INTERVIEW - Page 1
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JOSEPH CROSS, BRIANA EVIGAN,
Feo Amante's Under the Microscope:
Last week in Manhattan I attended an advance screening of the new Guillermo Del Toro film, THE DEVIL'S BACKBONE. Having no advance knowledge of the film, and without a press release or even an article in hand, I went into the theater blind - no expectations. The title itself seemed to indicate that this was going to be some low-budget, indie-film experimentation, and I have to admit I was less than happy walking into the theater.
Ah, but when will I learn? The title of the film is a reference to spina bifida, a genetic disease* that cripples children before they can even get their start in life. The title is not indicative of some Grade-B Ed Wood fiasco but is a profoundly insightful title worthy of such a great film. Paralleling spina bifida with the disease
At home in the theater, relaxing against the back of a seat, mic in hand, Del Toro shared with the crowd a riveting tale from his childhood, the inspiration behind his riveting movie The Devil's Backbone (El Espinazo del Diablo).
A charismatic, soft-spoken man, Del Toro greeted fans and colleagues alike with the same genuine enthusiasm, anticipating audience response to his film like a child eagerly awaiting Christmas.
"This is a movie that I wanted to do for sixteen years before it came to be," Del Toro told us. "I wanted it to be my first film before CRONOS-" (a well-received 1993 retelling of the Vampire mythos, about an aging antique dealer who is stabbed by a mysterious object that creates a craving for blood) "-which will show you how completely deluded I am in life, thinking that I was going to get a ghost story with a war as a background for my first film.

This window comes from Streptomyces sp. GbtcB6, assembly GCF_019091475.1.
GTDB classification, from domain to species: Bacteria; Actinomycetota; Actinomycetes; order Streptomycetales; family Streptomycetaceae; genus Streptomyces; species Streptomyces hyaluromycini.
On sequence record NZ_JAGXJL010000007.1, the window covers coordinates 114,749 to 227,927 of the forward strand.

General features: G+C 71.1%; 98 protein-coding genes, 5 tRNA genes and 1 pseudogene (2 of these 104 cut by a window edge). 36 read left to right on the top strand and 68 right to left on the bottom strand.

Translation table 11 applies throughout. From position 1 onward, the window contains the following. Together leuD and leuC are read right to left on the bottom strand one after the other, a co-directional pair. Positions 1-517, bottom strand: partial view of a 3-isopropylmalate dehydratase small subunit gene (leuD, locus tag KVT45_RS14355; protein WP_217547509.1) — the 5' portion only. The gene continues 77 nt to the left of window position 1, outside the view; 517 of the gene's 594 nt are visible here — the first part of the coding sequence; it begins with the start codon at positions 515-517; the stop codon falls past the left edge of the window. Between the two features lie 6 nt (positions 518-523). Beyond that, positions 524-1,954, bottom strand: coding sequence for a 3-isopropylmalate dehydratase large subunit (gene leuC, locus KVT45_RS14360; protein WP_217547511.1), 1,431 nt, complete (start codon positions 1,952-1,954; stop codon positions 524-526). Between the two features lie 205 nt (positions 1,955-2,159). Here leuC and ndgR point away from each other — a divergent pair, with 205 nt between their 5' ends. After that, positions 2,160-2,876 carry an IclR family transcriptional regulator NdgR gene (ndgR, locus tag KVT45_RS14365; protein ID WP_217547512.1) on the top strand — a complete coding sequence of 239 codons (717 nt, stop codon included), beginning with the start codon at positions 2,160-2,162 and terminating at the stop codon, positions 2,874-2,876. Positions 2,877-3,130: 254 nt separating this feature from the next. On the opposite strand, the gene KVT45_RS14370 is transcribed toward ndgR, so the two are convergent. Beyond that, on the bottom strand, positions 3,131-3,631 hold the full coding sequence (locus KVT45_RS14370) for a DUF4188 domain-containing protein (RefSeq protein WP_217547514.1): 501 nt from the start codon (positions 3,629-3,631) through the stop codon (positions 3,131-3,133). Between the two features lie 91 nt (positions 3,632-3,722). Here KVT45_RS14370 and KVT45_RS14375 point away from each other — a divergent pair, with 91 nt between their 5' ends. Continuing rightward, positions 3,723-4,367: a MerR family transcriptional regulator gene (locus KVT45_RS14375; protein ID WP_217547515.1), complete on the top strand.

"Also, it's a movie that is extremely autobiographical for me - not because I was part of the Spanish Civil War, which I was not - but because most everything that the kids live or experience in the movie were things that I saw as a child, and that includes hearing a ghost at the age of eleven, my one and only brush with the supernatural.
"I had inherited the room of my late uncle, who was one of my best friends in childhood, and he and I used to talk about horror, he took me to all the horror movies, all the great ones. He gave me a few of my first literary anthologies of horror.
"And one day he said to me, 'When I die I'll come back and let you know if there's something there.' And at the time, that sounded really good." And I inherited the room after he passed away, and three years later, after he'd died, I was in the room and I started hearing a really, very sad human sigh, like a foot away from my head. One part of me really didn't get scared. I turned off the TV to investigate all the possibilities - was I breathing through my ears? Was the window open? Etcetera etcetera . . . and after I go through the room this voice becomes more and more irritated, and I recognized the timbre of the voice as my uncle and I ran away, never to return to that room.
"What struck me more about that voice, more than anything, was the sadness, and that's what I wanted to do, I wanted a ghost story at the bottom of a war that is all about sadness, and loss."
And this is exactly what he accomplishes. The Devil's Backbone succeeds on all levels, a riveting story about survival, with enough visual imagery to satisfy the artsy crowd, scary and haunting enough to satisfy genre lovers.
This interview copyright 2001 E.C.McMullen Jr.
Some people think I'm more important than you (I don't, but they do. You know how they are) and this is their (HA!) evidence.
Matt Jarbo's interview with Feo Amante at The Zurvivalist.
Researcher David Waldron, references my review of UNDERWORLD in the Spring 2005, Journal of Religion and Popular Culture entry, Role-Playing Games and the Christian Right: Community Formation in Response to a Moral Panic (downloadable pdf).
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